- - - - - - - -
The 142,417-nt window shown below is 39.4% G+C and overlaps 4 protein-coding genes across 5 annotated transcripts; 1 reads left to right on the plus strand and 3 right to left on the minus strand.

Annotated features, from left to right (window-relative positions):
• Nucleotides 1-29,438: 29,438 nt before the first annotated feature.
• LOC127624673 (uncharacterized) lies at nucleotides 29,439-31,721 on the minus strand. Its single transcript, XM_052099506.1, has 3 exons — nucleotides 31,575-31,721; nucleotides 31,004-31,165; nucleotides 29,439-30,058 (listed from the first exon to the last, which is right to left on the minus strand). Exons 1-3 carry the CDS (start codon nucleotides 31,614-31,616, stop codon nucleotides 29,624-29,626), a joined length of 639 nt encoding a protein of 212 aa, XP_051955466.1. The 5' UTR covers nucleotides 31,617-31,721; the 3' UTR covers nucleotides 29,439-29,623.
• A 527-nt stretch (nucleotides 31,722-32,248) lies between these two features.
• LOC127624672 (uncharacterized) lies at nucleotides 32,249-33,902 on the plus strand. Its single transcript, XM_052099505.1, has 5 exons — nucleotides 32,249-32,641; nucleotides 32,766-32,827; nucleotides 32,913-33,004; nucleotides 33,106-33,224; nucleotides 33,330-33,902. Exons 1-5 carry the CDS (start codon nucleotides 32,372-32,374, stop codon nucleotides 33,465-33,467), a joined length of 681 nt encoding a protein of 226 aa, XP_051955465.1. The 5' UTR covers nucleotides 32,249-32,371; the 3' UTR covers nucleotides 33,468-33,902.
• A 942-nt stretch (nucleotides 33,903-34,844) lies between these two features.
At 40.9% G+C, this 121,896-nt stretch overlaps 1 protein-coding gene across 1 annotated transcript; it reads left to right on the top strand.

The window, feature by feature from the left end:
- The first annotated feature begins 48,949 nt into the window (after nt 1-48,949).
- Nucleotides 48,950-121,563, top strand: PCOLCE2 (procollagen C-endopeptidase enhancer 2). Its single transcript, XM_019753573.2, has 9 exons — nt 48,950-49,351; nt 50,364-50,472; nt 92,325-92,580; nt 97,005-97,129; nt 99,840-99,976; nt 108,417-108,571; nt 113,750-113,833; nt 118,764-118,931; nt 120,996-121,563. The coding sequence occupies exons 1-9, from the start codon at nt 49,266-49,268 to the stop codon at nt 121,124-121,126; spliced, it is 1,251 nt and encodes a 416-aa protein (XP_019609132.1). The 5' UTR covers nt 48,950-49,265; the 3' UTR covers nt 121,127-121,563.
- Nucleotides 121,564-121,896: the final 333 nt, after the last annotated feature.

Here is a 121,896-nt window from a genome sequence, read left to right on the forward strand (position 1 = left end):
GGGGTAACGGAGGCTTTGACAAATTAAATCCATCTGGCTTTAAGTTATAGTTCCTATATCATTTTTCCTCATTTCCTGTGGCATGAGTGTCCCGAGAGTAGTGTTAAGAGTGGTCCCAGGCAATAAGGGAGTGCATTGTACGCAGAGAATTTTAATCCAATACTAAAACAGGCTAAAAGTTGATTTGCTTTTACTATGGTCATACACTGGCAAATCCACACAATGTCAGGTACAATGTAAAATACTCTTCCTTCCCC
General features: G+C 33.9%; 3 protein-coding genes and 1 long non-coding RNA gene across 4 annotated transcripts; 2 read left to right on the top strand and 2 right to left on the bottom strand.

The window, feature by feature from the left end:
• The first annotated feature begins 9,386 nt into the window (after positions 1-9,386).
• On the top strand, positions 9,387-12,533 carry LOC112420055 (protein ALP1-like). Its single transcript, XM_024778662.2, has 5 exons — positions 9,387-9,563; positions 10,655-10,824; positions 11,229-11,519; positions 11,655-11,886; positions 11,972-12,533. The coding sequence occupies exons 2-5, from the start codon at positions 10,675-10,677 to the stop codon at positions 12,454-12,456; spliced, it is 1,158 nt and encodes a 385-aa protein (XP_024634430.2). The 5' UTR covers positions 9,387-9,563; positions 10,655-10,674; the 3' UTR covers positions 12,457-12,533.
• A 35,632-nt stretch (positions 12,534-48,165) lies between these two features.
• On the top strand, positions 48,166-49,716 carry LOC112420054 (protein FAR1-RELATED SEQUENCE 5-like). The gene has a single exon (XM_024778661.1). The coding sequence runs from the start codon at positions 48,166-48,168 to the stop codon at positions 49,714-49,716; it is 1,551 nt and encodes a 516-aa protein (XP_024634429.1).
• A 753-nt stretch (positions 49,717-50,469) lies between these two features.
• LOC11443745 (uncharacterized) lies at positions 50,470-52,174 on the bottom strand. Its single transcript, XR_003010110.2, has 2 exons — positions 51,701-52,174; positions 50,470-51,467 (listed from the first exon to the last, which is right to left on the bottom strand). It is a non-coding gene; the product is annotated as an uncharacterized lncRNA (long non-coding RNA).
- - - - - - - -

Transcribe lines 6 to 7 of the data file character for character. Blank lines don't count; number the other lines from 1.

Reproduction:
• LOC127624672 (uncharacterized) lies at nucleotides 32,249-33,902 on the plus strand. Its single transcript, XM_052099505.1, has 5 exons — nucleotides 32,249-32,641; nucleotides 32,766-32,827; nucleotides 32,913-33,004; nucleotides 33,106-33,224; nucleotides 33,330-33,902. Exons 1-5 carry the CDS (start codon nucleotides 32,372-32,374, stop codon nucleotides 33,465-33,467), a joined length of 681 nt encoding a protein of 226 aa, XP_051955465.1. The 5' UTR covers nucleotides 32,249-32,371; the 3' UTR covers nucleotides 33,468-33,902.
• A 942-nt stretch (nucleotides 33,903-34,844) lies between these two features.